The Flagellated Protozoa of the Intestine

A Specific Analysis of the Conditions Related to Their Presence

Kenneth M. Lynch Department of Pathology, Medical College of the State of South Carolina, Charleston, South Carolina

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From the material of this study it appears that in a cross section of a medical practice, including people complaining mainly of chronic alimentary tract disorders, the majority being adults, there are certain statistical data which may be of use in the problem of the relation of the flagellated Protozoa to disease.

  1. 1. There was no evidence that diarrhea was related in any way to the presence of Trichomonas hominis or Chilomastix mesnili.
  2. 2. There was no evidence that constipation was related to the presence of Trichomonas but constipation was a common habit of those harboring Chilomastix.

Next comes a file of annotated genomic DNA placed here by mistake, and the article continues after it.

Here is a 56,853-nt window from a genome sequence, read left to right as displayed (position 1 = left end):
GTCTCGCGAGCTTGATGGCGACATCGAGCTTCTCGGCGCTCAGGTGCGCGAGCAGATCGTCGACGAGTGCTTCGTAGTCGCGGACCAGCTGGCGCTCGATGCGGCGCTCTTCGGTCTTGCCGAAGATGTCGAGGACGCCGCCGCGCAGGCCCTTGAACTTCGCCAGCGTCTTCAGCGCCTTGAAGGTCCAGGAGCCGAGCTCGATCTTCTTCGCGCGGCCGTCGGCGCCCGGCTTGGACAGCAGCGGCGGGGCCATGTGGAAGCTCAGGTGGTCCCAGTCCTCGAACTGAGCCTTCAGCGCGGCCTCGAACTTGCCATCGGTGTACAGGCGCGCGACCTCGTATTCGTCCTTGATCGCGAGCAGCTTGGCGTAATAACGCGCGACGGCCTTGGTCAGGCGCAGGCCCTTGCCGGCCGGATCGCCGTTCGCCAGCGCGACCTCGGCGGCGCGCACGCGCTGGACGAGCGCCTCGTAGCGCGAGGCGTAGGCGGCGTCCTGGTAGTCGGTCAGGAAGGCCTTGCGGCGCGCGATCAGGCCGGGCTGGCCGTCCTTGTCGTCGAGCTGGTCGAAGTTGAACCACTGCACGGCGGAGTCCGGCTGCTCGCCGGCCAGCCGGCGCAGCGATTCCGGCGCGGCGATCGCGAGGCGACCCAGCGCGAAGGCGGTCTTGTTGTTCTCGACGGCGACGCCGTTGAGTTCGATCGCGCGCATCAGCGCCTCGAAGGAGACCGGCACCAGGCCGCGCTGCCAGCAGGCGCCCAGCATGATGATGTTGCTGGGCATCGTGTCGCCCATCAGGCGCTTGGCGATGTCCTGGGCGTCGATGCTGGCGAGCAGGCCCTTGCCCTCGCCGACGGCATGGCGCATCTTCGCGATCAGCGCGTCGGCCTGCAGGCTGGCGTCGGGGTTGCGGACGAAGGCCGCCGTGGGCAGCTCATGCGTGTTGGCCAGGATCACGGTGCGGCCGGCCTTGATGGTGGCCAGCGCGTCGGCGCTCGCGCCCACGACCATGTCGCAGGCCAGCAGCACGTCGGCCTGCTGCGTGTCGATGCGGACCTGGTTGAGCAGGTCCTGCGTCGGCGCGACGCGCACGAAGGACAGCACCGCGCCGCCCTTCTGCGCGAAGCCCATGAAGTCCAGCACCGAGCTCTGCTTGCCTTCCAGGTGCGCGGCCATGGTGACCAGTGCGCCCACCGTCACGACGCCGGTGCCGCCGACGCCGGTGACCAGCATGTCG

3. 3. Among 240 unwell persons harboring intestinal flagellates there was no case of arthritis deformans.
  4. 4. The presence of Trichomonas hominis appears to be more related to rural life and to warm climates, while the presence of Chilomastix mesnili appears to be more related to city life but relatively unrelated to climate.
  5. 5. Infestation with Giardia intestinalis was more frequent in early life; Chilomastix mesnili, in later life; while age of the person had apparently no relation to the presence of Trichomonas hominis.
  6. 6. A state of lowered acidity of the stomach appeared to be favorable to the presence of Chilomastix but of no relation to Trichomonas.
  7. 7. The observation is made that a clinical diagnosis of chronic cholecystitis was recorded in about twice as many of the carriers of Trichomonas and Chilomastix as in the flagellate-free.

Author Notes